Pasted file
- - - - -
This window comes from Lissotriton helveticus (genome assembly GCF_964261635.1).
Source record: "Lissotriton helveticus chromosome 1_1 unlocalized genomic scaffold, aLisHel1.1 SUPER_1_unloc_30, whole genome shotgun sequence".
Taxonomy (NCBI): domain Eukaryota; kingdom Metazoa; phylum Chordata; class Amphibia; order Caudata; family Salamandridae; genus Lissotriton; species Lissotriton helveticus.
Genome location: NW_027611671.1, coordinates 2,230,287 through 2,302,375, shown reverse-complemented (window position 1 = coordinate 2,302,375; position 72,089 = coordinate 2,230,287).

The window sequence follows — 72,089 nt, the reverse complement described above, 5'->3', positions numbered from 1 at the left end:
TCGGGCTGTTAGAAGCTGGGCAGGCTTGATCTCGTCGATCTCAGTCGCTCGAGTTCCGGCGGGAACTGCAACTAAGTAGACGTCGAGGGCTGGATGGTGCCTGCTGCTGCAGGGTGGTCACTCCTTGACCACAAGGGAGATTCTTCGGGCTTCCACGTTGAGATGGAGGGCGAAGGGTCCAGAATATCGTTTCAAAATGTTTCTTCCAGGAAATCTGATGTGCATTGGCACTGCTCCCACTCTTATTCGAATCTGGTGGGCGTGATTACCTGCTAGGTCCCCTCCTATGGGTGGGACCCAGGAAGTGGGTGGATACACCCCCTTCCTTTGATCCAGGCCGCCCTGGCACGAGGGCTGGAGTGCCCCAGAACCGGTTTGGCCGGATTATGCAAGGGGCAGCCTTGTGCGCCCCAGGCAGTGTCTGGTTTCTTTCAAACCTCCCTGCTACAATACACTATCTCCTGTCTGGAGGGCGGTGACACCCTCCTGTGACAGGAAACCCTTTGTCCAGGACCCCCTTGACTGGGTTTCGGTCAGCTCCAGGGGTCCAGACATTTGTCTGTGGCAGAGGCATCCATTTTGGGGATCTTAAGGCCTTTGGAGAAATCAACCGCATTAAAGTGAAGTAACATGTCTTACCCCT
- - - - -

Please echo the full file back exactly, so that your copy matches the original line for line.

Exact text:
This window comes from Lissotriton helveticus (genome assembly GCF_964261635.1).
Source record: "Lissotriton helveticus chromosome 1_1 unlocalized genomic scaffold, aLisHel1.1 SUPER_1_unloc_30, whole genome shotgun sequence".
Taxonomy (NCBI): domain Eukaryota; kingdom Metazoa; phylum Chordata; class Amphibia; order Caudata; family Salamandridae; genus Lissotriton; species Lissotriton helveticus.
Genome location: NW_027611671.1, coordinates 2,230,287 through 2,302,375, shown reverse-complemented (window position 1 = coordinate 2,302,375; position 72,089 = coordinate 2,230,287).

The window sequence follows — 72,089 nt, the reverse complement described above, 5'->3', positions numbered from 1 at the left end:
TCGGGCTGTTAGAAGCTGGGCAGGCTTGATCTCGTCGATCTCAGTCGCTCGAGTTCCGGCGGGAACTGCAACTAAGTAGACGTCGAGGGCTGGATGGTGCCTGCTGCTGCAGGGTGGTCACTCCTTGACCACAAGGGAGATTCTTCGGGCTTCCACGTTGAGATGGAGGGCGAAGGGTCCAGAATATCGTTTCAAAATGTTTCTTCCAGGAAATCTGATGTGCATTGGCACTGCTCCCACTCTTATTCGAATCTGGTGGGCGTGATTACCTGCTAGGTCCCCTCCTATGGGTGGGACCCAGGAAGTGGGTGGATACACCCCCTTCCTTTGATCCAGGCCGCCCTGGCACGAGGGCTGGAGTGCCCCAGAACCGGTTTGGCCGGATTATGCAAGGGGCAGCCTTGTGCGCCCCAGGCAGTGTCTGGTTTCTTTCAAACCTCCCTGCTACAATACACTATCTCCTGTCTGGAGGGCGGTGACACCCTCCTGTGACAGGAAACCCTTTGTCCAGGACCCCCTTGACTGGGTTTCGGTCAGCTCCAGGGGTCCAGACATTTGTCTGTGGCAGAGGCATCCATTTTGGGGATCTTAAGGCCTTTGGAGAAATCAACCGCATTAAAGTGAAGTAACATGTCTTACCCCT